Time out: owls captivate crowd in Orono

I was lucky to snag a seat in the front row. The crowd was growing rapidly as Grayson Richmond, caretaker at Birdsacre, carried three wooden boxes to the stage.

If I hadn’t read “Live Owl Presentation” on the 76th annual Eastern Maine Sportsmen’s Show schedule, I wouldn’t have been able to guess what those boxes contained. Still, I felt a thrill when Richmond opened the first box and out flew a tiny owl, tethered to a string.

BDN photo by Aislinn Sarnacki Northern saw-whet owl

BDN photo by Aislinn Sarnacki
Northern saw-whet owl

The northern saw-whet, about the size of a softball and weighing 2.3–5.3 ounces, perched on Richmond’s pointer finger and stared out at the audience with one beautiful yellow eye. The bird had lost its other eye before being brought to Birdsacre Stanwood Wildlife Sanctuary, and Richmond can only guess how — a wire, a car antennae, perhaps a branch. Even so evidently scarred, the delicate bird was stunning. Its feathers formed an intricate pattern of white and light brown. It’s single eye — a wide black pupil, surrounded by a vibrant yellow iris — seemed to be looking straight through me. That’s the thing about owls. Their wide faces and forward-facing eyes make them seem appear forever attentive, inquisitive — human, even.

Once he had the owl comfortably settled on his finger, Richmond began to speak to the audience in a calm tone, as if he were simply having a conversation. The way he presented facts about owls, with metaphors and short stories, catered to all ages within the audience. Richmond shared the fascinating observations he’d had while working with the sanctuary’s owls day after day, offering insight that even expert birders would find enlightening.

I never realized that Maine is home to an abundance of tiny northern saw-whet owls, which perch in trees at about eye level to humans because larger birds (predators) tend to perch higher in the trees. But these tiny owls blend in so well, Richmond said, that people rarely spot them, even if they’re sitting right in front them.

BDN photo by Aislinn Sarnacki Grayson Richmond and a barred owl.

BDN photo by Aislinn Sarnacki
Grayson Richmond and a barred owl.

Gloves were required for handling the larger barred owl, which also has beautiful patterning of white and dark brown. In the woods, I’ve heard the owl’s call, which is often described as “Who cooks for you? Who cooks for you-all?” But I’d never seen the owl up close. Its large dark brown eyes appeared pitch black, making the beautiful raptor appear a bit more mysterious and dangerous.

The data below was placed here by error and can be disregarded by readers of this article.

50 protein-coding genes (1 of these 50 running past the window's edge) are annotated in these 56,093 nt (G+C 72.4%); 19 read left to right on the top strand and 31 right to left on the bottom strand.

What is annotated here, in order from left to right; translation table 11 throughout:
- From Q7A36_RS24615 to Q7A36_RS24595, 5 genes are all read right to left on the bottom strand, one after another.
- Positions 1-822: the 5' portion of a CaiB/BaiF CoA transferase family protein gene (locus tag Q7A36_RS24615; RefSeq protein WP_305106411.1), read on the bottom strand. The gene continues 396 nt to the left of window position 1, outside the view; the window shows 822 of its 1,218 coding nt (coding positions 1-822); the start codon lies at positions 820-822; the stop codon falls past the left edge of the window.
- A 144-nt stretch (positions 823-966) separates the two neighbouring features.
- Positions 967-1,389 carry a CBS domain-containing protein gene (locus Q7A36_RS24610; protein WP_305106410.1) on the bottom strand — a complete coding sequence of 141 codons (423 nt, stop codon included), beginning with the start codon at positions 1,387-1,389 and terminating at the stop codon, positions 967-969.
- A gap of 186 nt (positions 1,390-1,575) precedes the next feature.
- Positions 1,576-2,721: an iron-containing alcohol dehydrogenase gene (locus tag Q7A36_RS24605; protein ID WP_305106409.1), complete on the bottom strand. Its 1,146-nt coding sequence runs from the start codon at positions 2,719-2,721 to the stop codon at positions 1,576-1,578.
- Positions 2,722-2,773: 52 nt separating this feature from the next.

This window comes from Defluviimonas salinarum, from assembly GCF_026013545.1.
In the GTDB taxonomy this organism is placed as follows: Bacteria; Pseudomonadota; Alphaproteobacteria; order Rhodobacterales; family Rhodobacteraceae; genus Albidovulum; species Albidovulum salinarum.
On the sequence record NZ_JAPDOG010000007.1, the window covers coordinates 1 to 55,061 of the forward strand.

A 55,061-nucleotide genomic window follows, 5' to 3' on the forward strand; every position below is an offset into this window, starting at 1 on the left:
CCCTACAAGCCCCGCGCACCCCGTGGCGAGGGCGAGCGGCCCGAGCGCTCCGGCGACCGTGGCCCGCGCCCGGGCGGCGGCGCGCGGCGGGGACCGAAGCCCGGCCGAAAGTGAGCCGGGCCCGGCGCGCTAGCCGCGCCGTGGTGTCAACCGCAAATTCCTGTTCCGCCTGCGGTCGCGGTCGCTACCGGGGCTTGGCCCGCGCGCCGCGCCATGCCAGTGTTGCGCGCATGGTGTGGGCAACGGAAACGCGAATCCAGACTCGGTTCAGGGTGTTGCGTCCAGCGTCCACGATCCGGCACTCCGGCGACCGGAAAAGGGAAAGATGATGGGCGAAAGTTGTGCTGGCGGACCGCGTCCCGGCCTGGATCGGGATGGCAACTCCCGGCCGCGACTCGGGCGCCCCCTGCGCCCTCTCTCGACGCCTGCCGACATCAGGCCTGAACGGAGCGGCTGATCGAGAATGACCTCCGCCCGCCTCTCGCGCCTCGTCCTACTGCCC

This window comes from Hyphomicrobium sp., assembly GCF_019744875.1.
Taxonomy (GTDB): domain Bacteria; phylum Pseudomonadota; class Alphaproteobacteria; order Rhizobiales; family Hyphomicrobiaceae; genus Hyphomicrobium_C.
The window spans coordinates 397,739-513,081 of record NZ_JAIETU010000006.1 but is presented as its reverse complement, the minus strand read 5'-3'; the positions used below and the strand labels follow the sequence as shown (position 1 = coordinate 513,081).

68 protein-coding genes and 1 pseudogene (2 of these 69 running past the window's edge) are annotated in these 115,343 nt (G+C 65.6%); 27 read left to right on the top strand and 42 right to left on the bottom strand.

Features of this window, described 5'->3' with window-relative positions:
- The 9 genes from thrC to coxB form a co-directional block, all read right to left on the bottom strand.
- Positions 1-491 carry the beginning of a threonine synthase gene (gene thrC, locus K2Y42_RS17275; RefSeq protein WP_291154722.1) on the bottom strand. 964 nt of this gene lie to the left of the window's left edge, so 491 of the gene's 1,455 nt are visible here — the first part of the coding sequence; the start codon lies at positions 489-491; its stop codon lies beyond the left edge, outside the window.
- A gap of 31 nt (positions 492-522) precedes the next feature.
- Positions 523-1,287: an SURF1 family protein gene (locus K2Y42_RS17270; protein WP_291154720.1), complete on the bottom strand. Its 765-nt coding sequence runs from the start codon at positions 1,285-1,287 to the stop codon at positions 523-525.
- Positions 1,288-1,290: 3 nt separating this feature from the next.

Then came the great horned owl – by far the largest of the three — with tan, black and white markings and long black ear

BDN photo by Aislinn Sarnacki Great horned owl

BDN photo by Aislinn Sarnacki
Great horned owl

tufts. Its curved, grey beak opened slightly as the bird began to deliver a soft call. I watched with fascination as the white feathers on its throat puffed out with each hoot. The bird’s head turned as its wide yellow eyes shifted from Richmond to the crowd.

If you’ve ever wondered by owls turn their heads so much, it’s because they can’t move their eyes. Instead of being ball-shaped, owls’ eyes are tubular, which prevents them from turning in their sockets, according to www.owls.org. That’s why having a flexible neck is so important. To observe their surroundings, owls can turn their heads about 270 degrees without moving their shoulders.

When it came to the great horned owl, the one thing that struck me was its feet (though not literally, thank god). They were absolutely enormous and covered with tiny feathers, which reminded me of some of the giant birds featured in prehistoric animations. Richmond explained that the great horned owl uses its strong feet to strike its prey, stunning it or even killing it before carrying it away to be eaten.

BDN photo by Aislinn Sarnacki The feet of the great horned owl.

BDN photo by Aislinn Sarnacki
The feet of the great horned owl.

The three Birdsacre owls each have a medical issue that makes them non-releasable, meaning they won’t survive long if released into the wild. They either can’t capture their live prey or aren’t afraid of humans. Therefore, their permanent home is at Birdsacre Stanwood Wildlife Sanctuary in Ellsworth, where they act as ambassadors of their species through educational programs.

Birdsacre, a 200-acre wildlife sanctuary with walking trails and wildlife displays, is located off Route 3 in Ellsworth, by China Hill Restaurant. The sanctuary is open, supported by donation, during daylight hours, seven days a week, year round. The Homestead Museum and Nature Center and seasonal, running from June through September, 10 a.m.-4 p.m., and is dependant on volunteers. For information, call 667-8460 or visit www.birdsacre.org. For a trail map, visit www.birdsacre.com/trailsmap.html.

Aislinn Sarnacki

About Aislinn Sarnacki

Aislinn is a Bangor Daily News reporter for the Outdoors pages, focusing on outdoor recreation and Maine wildlife. Visit her main blog at actoutwithaislinn.bangordailynews.com.